In SIBBES's "Fountain Sealed" are many other excellent sentiments, to


"(6.) Lastly. What shall I say in conclusion about the congregations of the Lutherans and Anabaptists? These people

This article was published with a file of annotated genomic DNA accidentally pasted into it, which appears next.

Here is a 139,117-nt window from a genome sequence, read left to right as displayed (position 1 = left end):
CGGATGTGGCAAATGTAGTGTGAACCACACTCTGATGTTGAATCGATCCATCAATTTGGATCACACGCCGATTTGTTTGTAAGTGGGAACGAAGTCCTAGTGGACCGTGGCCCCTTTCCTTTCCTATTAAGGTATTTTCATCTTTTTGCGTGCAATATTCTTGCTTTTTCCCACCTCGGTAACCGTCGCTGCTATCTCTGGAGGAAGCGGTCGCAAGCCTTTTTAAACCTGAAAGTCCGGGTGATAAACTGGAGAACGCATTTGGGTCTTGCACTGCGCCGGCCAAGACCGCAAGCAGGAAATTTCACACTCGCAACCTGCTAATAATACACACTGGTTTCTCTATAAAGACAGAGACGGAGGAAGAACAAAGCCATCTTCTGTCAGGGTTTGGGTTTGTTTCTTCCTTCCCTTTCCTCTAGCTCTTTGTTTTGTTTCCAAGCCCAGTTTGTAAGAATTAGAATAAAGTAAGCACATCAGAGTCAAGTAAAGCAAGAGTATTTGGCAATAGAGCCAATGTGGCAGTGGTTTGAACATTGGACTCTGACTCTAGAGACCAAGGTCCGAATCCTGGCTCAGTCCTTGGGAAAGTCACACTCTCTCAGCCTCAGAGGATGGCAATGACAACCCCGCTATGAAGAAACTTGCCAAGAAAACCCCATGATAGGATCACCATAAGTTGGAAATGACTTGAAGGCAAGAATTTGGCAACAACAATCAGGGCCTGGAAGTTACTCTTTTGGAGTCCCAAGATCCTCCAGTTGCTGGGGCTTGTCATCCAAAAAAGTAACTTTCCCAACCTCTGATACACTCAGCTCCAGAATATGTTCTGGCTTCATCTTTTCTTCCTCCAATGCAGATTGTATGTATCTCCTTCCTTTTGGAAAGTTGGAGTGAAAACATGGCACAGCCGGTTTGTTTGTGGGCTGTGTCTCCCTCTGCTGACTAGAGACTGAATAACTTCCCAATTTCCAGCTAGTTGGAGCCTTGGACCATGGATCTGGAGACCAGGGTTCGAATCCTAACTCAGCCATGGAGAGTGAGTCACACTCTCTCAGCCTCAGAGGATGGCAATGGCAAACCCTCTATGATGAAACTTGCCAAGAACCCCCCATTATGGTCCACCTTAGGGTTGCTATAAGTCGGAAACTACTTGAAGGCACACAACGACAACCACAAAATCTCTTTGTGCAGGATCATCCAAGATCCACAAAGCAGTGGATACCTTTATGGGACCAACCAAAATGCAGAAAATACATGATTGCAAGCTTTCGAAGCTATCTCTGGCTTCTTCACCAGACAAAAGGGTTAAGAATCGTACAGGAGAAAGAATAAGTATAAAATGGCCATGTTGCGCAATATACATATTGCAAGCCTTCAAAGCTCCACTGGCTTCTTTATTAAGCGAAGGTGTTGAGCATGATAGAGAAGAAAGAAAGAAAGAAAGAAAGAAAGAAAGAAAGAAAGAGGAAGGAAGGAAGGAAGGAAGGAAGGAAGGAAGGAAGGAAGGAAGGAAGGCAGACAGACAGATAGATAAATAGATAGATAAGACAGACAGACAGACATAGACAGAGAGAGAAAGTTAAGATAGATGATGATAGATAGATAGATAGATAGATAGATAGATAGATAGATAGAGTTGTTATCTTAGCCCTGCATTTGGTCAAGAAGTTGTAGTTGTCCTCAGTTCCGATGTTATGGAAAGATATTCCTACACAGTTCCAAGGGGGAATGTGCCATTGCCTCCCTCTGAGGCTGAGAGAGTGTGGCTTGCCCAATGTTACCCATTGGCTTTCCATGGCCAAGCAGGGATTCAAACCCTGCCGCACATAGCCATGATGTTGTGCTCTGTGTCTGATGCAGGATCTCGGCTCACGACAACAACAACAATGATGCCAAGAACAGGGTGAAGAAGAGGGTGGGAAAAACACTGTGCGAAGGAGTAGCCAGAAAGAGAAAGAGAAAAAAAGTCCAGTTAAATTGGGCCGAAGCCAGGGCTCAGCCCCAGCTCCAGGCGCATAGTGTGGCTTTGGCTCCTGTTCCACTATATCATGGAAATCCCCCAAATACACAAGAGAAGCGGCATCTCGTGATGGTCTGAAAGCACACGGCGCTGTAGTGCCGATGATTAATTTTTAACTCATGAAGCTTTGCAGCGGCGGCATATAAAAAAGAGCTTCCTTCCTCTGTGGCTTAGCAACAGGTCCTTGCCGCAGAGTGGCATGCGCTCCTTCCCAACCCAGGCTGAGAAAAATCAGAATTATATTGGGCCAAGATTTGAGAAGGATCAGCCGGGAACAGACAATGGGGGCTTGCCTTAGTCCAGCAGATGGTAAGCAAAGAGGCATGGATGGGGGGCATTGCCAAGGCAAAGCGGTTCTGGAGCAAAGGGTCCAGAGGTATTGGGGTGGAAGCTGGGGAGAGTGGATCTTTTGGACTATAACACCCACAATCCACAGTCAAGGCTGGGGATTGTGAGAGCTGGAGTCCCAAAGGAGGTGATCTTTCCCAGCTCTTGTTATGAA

which every Arminian, who knows the nature of the scriptural system he has espoused, can readily subscribe. To the commencement of the subjoined paragraph no evangelical Arminian will object, because it is cautiously expressed: "There is a distinction between men in God's eternal purpose; but that concerns not us to meddle with further, than to know it in general. God knoweth who are His, and who are not His: But in time the Holy Spirit distinguisheth, and ranks men as they were distinguished before all worlds, and as they shall be at the day of judgment. The beginning of that distinction which shall be A seal maketh the impression of an image. The afterwards, is in this life: prince's image useth to be in his seal: So is God's image in his, which destroyeth the old image and print that was in us before. The work of sanctifying Whom the Spirit sanctifieth, He saveth. The grace upon the heart is a seal. Lord knoweth who are his : But how shall we know it? By this seal, Let every one that nameth the name of THE LORD, depart from iniquity, not only in heart and affection, but in conversation; and that shall be a seal of his Sonship to him. None are children of God by adoption, but those that are children also by regeneration: None are heirs of heaven, but they are newborn to it. This seal of sanctification leaves upon the soul the likeness of Jesus Christ, even grace for grace. This love the Spirit teaches the heart; and love teaches us not only our duty, but to do it in a loving and acceptable manner. It carries out the whole stream of the soul with it; and rules all, whilst it rules, and will not suffer the soul to divert to by-things, much less to contrary. The graces that are conversant about that condition of which the Spirit assureth us, as Faith and Hope, are purging and purifying graces, working a suitableness in the soul to the things believed and hoped for: And the excellency of the things believed and hoped for, hath such an effect upon the soul, that it will not suffer the soul to defile itself. Our hopes on high will lead us to ways on high; therefore whilst these graces are exercised about these objects, the soul cannot but be in a pleasing frame."